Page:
You are not a rhubarb pie

I really don’t understand this.

A fellow pastor posted on his Facebook page this blog post from a self-identified progressive Christian blogger and ordained Presbyterian minister. My fellow pastor lauded the post as providing great food for thought.

The point of the post, if you don’t want to read it, is that Jesus never said he was God in Matthew, Mark, and Luke, so worshiping Jesus as God should not be a requirement for calling ourselves Christians. The writer informs us that he calls himself a Christian because Jesus is the best teacher he knows about “this god thing.” The title of the blog post does not beat around the bush: Jesus Is Not My God.

As I say, I don’t understand this.

I’m not terribly familiar with the doctrinal standards of the Presbyterian Church (USA), but I assume somewhere in there it talks about Jesus being God. I feel fairly confident about this because this has been a more or less settled question for 1,700 years. What I read of John Calvin and what I’ve read about John Knox suggests to me that they took the whole Jesus is God thing pretty seriously, too.

The blog writer says he is not trying to say orthodox Christians are wrong (I’m allowed to use orthodox in this case, right Via Media?). He just wants to be free to call himself a Christian even though he openly denies that Jesus is God.

Of course, it is a free country. If he wants to call himself a rhubarb pie, he can do so. But the rest of us are still allowed to tell him he is wrong.

Right? Could we still do that if he were a United Methodist?

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7 thoughts on “You are not a rhubarb pie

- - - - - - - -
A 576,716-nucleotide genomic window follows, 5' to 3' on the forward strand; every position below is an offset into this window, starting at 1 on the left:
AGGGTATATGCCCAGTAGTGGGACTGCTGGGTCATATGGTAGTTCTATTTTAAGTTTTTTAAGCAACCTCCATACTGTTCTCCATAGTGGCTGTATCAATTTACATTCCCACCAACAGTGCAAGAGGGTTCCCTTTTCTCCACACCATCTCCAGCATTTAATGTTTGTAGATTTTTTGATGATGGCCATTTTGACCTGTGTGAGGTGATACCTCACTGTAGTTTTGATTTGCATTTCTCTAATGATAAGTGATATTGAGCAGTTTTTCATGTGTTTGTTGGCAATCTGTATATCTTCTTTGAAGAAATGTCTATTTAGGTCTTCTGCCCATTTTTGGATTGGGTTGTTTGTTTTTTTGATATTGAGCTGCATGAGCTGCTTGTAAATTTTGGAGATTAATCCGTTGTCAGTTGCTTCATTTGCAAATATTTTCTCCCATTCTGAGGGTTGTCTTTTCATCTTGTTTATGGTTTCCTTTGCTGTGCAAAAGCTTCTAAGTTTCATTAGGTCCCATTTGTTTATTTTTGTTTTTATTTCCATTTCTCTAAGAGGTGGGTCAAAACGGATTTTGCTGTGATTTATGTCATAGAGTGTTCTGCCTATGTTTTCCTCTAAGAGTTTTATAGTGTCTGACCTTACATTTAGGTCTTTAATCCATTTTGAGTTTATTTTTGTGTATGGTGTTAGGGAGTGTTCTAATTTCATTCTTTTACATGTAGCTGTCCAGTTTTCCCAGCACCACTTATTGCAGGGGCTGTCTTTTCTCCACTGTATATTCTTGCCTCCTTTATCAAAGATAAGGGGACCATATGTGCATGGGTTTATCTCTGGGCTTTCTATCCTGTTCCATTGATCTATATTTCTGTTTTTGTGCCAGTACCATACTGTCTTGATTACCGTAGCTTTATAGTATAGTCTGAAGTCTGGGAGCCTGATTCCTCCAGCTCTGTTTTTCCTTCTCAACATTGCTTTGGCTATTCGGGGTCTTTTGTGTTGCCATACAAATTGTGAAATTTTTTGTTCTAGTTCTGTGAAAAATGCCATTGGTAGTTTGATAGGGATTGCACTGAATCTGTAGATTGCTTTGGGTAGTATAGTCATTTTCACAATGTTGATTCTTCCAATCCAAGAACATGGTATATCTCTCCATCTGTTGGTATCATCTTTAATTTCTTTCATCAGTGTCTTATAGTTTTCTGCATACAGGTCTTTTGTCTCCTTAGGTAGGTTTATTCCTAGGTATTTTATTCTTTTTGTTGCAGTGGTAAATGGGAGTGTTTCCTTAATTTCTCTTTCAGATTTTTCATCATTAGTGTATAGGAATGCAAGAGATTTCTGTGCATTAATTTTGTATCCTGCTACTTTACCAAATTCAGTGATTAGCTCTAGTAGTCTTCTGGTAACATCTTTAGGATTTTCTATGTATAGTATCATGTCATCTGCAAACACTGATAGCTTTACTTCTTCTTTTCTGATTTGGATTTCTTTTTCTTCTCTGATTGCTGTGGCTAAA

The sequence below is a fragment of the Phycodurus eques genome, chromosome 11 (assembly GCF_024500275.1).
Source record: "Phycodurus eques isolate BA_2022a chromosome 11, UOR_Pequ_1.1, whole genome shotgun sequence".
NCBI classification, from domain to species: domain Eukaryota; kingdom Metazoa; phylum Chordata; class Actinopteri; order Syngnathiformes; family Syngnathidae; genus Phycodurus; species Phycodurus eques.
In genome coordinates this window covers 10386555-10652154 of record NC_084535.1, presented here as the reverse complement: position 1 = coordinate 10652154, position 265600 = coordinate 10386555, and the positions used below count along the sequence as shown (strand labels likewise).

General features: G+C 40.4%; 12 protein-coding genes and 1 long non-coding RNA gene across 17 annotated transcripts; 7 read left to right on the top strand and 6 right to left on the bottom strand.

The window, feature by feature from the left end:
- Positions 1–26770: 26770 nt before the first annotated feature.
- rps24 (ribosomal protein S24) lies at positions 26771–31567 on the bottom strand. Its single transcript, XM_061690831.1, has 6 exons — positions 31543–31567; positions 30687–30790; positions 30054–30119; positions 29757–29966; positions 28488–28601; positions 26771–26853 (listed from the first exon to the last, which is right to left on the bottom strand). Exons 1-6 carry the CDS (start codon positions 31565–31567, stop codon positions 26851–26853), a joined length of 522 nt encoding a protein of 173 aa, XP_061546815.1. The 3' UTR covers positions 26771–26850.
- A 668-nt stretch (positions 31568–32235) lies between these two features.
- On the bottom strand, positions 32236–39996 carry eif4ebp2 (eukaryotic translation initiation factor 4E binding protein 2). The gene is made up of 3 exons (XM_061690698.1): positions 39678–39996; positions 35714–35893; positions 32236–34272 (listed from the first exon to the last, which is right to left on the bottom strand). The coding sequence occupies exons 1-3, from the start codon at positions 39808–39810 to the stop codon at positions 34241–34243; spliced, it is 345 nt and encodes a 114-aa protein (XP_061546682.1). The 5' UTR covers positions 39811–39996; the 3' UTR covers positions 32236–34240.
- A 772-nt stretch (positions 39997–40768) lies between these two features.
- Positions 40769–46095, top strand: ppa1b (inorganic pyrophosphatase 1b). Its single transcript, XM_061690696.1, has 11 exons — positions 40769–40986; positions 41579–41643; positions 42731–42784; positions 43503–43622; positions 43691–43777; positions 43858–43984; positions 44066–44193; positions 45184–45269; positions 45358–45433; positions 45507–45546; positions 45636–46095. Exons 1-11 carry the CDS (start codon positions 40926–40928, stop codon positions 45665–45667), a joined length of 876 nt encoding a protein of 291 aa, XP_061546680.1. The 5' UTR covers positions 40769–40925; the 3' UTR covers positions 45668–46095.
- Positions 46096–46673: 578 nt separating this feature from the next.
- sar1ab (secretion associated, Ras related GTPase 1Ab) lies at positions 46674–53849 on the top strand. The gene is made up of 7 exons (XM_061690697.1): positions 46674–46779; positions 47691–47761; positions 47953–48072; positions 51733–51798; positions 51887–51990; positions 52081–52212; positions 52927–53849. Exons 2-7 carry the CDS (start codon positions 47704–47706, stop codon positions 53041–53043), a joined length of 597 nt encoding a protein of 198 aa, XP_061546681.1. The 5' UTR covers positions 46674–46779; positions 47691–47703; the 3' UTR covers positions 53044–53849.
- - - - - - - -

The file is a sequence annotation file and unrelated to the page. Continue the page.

1. Well, if he’s Presbyterian he can be fired by his church. I don’t think that would mean he would lose his ordination though. It may be easier to get rid of such a pastor in the Presbyterian system than ours.

  2. He should be a pastor for the Jehovah’s Witness church. They’re always leaving pamphlets on my porch saying things like “Why Jesus was not the Son of God.”

    1. I saw a really interesting billboard in Nazareth put up by Muslims that made the same point.

      1. Ah, do the pastors in Indiana confess Jesus Christ as Lord God and King? You might be able to split these barren Western precincts right down the middle on this one.

  3. I wonder if what we are seeing and hearing today coming from all directions within the church is the lack of, and understanding of, the fear of the Lord. Its as if all restraint has melted away. I would like to suggest that the Church become a place of terror again….a place where God continually has to tell us, “Fear not”…..a place where our relationship with God is not a simple belief or a doctrine or theology, it is God’s burning presence in our lives. I am suggesting that the tame God of relevance be replaced by the God whose very presence shatters our egos into dust, burns our sin into ashes, and strips us naked to reveal the real person within. The Church needs to become a gloriously dangerous place where nothing is safe in God’s presence except us. Nothing – including our plans, our agendas, our priorities, our politics, our money, our security, our comfort, our possessions, our needs.

    I often wonder if our world is longing to see people whose God is big and holy and frightening and gentle and tender……and ours. A God whose love frightens us into His strong and powerful arms where He longs to whisper those terrifying words….”I love you”. A fear for the Lord that would make even the thought of denying His truth of God the Father, God the Son, and the Holy Spirit as one to terrifying to even consider.

    An Acts 5:13 kind of fear….”No one else dared join them, even though they were highly regarded by the people.”

    http://disciplesway.wordpress.com/2014/08/13/jer-522-should-you-not-fear-me-declares-the-lord-should-you-not-tremble-in-my-presence/

  4. I think such flat-out heresy is much more common in PC(USA), and perhaps in Methodism on the West Coast and in other “progressive” enclaves of the church (though I don’t know that for a fact). Seems to me like the man should just be a Unitarian, if you ask me.

    This blog reminds me of C.S. Lewis’ arguments regarding the definition of a Christian in Mere Christianity, which is always a good read.

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